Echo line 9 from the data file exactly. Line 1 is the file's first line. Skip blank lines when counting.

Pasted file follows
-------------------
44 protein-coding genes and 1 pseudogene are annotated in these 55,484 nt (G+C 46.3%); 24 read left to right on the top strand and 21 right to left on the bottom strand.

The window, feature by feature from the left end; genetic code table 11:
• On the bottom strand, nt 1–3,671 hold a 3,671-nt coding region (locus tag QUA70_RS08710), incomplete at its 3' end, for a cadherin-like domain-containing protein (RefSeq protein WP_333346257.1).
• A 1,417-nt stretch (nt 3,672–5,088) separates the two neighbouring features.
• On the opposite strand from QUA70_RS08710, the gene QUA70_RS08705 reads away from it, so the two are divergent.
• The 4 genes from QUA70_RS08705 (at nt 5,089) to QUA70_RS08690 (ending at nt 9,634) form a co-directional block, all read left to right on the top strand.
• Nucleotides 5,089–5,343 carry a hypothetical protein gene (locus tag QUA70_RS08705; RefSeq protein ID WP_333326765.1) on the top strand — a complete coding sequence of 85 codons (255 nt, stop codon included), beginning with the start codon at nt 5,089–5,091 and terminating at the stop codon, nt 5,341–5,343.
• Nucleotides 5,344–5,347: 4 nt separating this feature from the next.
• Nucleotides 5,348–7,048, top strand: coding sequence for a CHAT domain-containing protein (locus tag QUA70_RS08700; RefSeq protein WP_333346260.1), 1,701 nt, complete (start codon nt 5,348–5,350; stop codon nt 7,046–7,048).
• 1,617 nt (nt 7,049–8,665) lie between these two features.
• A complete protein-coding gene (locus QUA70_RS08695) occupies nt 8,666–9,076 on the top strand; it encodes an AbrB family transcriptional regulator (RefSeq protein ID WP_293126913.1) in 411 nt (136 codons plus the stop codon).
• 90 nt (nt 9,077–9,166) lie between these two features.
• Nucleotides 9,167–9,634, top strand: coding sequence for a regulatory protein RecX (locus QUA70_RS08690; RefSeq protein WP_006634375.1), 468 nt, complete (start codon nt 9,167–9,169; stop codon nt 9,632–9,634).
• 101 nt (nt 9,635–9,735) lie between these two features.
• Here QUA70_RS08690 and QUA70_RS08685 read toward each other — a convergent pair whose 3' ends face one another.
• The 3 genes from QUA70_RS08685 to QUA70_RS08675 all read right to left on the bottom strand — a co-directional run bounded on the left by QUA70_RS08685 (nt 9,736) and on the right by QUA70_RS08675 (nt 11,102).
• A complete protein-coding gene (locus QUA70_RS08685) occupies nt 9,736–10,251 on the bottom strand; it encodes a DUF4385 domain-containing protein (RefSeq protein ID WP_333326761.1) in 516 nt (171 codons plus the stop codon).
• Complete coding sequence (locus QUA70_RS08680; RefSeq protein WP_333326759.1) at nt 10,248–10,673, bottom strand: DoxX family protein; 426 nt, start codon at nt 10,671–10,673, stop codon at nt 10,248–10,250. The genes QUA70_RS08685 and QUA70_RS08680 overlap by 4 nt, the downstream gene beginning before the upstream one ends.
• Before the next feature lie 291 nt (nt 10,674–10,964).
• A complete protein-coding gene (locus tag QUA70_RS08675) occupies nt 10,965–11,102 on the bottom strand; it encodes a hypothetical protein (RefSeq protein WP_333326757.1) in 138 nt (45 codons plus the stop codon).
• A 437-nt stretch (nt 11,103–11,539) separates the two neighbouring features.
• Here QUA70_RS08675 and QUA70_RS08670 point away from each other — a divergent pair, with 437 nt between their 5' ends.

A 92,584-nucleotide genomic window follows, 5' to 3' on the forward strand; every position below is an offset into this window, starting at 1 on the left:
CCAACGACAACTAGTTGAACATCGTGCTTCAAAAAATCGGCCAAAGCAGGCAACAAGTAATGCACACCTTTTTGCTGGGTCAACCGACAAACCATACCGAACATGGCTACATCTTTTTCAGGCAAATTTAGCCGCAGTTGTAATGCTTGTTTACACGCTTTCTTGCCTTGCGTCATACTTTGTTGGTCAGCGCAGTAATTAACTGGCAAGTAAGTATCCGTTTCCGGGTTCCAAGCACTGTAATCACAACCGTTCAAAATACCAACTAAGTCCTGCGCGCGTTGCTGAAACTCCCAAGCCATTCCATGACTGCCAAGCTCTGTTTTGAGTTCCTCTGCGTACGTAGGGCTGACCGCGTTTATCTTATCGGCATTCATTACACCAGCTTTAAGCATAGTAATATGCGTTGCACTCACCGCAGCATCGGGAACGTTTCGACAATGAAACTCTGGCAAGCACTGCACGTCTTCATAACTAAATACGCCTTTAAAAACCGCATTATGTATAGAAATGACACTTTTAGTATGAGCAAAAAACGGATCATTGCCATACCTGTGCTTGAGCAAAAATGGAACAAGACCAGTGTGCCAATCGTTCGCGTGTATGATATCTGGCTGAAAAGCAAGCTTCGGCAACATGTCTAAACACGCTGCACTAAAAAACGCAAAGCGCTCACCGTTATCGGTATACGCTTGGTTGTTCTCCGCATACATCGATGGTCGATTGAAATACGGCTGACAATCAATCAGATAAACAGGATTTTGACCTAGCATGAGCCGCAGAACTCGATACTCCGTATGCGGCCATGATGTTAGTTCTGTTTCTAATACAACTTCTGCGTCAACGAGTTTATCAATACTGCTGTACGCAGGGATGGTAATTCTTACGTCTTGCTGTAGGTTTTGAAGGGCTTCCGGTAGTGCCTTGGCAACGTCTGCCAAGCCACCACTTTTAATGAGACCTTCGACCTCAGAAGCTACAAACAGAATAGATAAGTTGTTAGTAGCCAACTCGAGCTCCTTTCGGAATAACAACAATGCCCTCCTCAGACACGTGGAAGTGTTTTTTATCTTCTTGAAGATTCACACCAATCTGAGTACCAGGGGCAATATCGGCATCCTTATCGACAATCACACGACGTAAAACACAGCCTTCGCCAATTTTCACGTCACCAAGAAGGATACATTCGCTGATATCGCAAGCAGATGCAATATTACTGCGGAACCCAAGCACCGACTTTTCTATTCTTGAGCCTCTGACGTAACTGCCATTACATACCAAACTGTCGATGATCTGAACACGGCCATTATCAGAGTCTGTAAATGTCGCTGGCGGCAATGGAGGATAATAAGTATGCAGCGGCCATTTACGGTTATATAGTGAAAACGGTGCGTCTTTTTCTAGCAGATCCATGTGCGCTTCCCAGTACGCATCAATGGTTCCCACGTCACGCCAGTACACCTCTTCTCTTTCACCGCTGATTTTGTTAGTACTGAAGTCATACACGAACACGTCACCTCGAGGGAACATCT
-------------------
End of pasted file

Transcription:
• Nucleotides 5,348–7,048, top strand: coding sequence for a CHAT domain-containing protein (locus tag QUA70_RS08700; RefSeq protein WP_333346260.1), 1,701 nt, complete (start codon nt 5,348–5,350; stop codon nt 7,046–7,048).